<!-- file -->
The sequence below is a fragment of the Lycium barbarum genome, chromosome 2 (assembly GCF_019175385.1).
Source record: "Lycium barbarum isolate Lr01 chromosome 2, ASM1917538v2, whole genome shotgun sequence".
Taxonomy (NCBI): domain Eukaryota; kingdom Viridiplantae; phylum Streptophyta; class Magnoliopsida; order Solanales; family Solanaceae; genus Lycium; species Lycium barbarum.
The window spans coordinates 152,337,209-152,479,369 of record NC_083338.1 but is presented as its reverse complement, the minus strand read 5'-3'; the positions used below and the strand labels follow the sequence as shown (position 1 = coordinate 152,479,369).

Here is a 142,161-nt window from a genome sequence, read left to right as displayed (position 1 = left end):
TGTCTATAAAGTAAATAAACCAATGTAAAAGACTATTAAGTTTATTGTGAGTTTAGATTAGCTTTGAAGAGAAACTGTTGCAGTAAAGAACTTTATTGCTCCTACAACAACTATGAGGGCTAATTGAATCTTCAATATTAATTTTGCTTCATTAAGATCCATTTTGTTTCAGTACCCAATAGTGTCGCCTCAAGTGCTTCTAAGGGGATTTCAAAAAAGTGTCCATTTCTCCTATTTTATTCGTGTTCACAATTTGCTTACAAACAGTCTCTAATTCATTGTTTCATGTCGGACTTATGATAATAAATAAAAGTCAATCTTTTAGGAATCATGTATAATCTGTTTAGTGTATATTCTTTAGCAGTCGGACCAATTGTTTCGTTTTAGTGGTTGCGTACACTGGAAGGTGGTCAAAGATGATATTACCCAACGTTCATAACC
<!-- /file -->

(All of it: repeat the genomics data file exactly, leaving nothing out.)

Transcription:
The sequence below is a fragment of the Lycium barbarum genome, chromosome 2 (assembly GCF_019175385.1).
Source record: "Lycium barbarum isolate Lr01 chromosome 2, ASM1917538v2, whole genome shotgun sequence".
Taxonomy (NCBI): domain Eukaryota; kingdom Viridiplantae; phylum Streptophyta; class Magnoliopsida; order Solanales; family Solanaceae; genus Lycium; species Lycium barbarum.
The window spans coordinates 152,337,209-152,479,369 of record NC_083338.1 but is presented as its reverse complement, the minus strand read 5'-3'; the positions used below and the strand labels follow the sequence as shown (position 1 = coordinate 152,479,369).

Here is a 142,161-nt window from a genome sequence, read left to right as displayed (position 1 = left end):
TGTCTATAAAGTAAATAAACCAATGTAAAAGACTATTAAGTTTATTGTGAGTTTAGATTAGCTTTGAAGAGAAACTGTTGCAGTAAAGAACTTTATTGCTCCTACAACAACTATGAGGGCTAATTGAATCTTCAATATTAATTTTGCTTCATTAAGATCCATTTTGTTTCAGTACCCAATAGTGTCGCCTCAAGTGCTTCTAAGGGGATTTCAAAAAAGTGTCCATTTCTCCTATTTTATTCGTGTTCACAATTTGCTTACAAACAGTCTCTAATTCATTGTTTCATGTCGGACTTATGATAATAAATAAAAGTCAATCTTTTAGGAATCATGTATAATCTGTTTAGTGTATATTCTTTAGCAGTCGGACCAATTGTTTCGTTTTAGTGGTTGCGTACACTGGAAGGTGGTCAAAGATGATATTACCCAACGTTCATAACC